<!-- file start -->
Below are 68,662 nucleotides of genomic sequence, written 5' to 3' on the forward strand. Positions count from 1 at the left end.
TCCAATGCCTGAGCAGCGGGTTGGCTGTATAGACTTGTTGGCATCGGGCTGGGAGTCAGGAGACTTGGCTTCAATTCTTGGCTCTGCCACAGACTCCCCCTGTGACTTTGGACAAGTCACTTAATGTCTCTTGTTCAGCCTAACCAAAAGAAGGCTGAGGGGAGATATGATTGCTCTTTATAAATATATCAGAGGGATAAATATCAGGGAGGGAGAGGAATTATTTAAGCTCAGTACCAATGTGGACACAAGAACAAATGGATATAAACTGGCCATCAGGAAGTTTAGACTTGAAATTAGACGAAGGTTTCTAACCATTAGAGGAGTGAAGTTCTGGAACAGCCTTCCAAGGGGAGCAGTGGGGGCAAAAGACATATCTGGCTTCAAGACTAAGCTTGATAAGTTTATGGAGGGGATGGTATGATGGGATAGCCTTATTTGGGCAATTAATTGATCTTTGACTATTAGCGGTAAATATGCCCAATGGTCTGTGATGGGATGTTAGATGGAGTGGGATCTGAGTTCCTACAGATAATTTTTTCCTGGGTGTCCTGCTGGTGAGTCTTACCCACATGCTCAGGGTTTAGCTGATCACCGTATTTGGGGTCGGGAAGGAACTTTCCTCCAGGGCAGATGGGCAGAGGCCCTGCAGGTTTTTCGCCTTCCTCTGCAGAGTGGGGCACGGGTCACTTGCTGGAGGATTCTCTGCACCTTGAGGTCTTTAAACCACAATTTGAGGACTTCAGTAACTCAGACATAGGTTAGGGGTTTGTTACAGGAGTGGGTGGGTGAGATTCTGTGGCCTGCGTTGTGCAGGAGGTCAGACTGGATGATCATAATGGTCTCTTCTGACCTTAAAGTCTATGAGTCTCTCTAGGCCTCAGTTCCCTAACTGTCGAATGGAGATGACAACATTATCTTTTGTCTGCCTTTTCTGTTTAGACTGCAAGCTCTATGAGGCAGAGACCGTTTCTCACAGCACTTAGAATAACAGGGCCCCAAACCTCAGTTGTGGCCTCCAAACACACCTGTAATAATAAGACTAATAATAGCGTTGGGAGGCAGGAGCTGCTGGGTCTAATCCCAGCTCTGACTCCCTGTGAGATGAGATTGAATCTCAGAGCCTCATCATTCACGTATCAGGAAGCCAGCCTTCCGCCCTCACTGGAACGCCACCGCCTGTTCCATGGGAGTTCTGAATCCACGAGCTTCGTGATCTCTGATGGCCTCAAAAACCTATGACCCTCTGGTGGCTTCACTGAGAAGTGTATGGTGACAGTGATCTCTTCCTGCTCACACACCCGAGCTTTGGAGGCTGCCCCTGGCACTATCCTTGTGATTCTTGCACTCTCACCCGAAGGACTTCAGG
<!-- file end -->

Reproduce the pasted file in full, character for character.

Below are 68,662 nucleotides of genomic sequence, written 5' to 3' on the forward strand. Positions count from 1 at the left end.
TCCAATGCCTGAGCAGCGGGTTGGCTGTATAGACTTGTTGGCATCGGGCTGGGAGTCAGGAGACTTGGCTTCAATTCTTGGCTCTGCCACAGACTCCCCCTGTGACTTTGGACAAGTCACTTAATGTCTCTTGTTCAGCCTAACCAAAAGAAGGCTGAGGGGAGATATGATTGCTCTTTATAAATATATCAGAGGGATAAATATCAGGGAGGGAGAGGAATTATTTAAGCTCAGTACCAATGTGGACACAAGAACAAATGGATATAAACTGGCCATCAGGAAGTTTAGACTTGAAATTAGACGAAGGTTTCTAACCATTAGAGGAGTGAAGTTCTGGAACAGCCTTCCAAGGGGAGCAGTGGGGGCAAAAGACATATCTGGCTTCAAGACTAAGCTTGATAAGTTTATGGAGGGGATGGTATGATGGGATAGCCTTATTTGGGCAATTAATTGATCTTTGACTATTAGCGGTAAATATGCCCAATGGTCTGTGATGGGATGTTAGATGGAGTGGGATCTGAGTTCCTACAGATAATTTTTTCCTGGGTGTCCTGCTGGTGAGTCTTACCCACATGCTCAGGGTTTAGCTGATCACCGTATTTGGGGTCGGGAAGGAACTTTCCTCCAGGGCAGATGGGCAGAGGCCCTGCAGGTTTTTCGCCTTCCTCTGCAGAGTGGGGCACGGGTCACTTGCTGGAGGATTCTCTGCACCTTGAGGTCTTTAAACCACAATTTGAGGACTTCAGTAACTCAGACATAGGTTAGGGGTTTGTTACAGGAGTGGGTGGGTGAGATTCTGTGGCCTGCGTTGTGCAGGAGGTCAGACTGGATGATCATAATGGTCTCTTCTGACCTTAAAGTCTATGAGTCTCTCTAGGCCTCAGTTCCCTAACTGTCGAATGGAGATGACAACATTATCTTTTGTCTGCCTTTTCTGTTTAGACTGCAAGCTCTATGAGGCAGAGACCGTTTCTCACAGCACTTAGAATAACAGGGCCCCAAACCTCAGTTGTGGCCTCCAAACACACCTGTAATAATAAGACTAATAATAGCGTTGGGAGGCAGGAGCTGCTGGGTCTAATCCCAGCTCTGACTCCCTGTGAGATGAGATTGAATCTCAGAGCCTCATCATTCACGTATCAGGAAGCCAGCCTTCCGCCCTCACTGGAACGCCACCGCCTGTTCCATGGGAGTTCTGAATCCACGAGCTTCGTGATCTCTGATGGCCTCAAAAACCTATGACCCTCTGGTGGCTTCACTGAGAAGTGTATGGTGACAGTGATCTCTTCCTGCTCACACACCCGAGCTTTGGAGGCTGCCCCTGGCACTATCCTTGTGATTCTTGCACTCTCACCCGAAGGACTTCAGG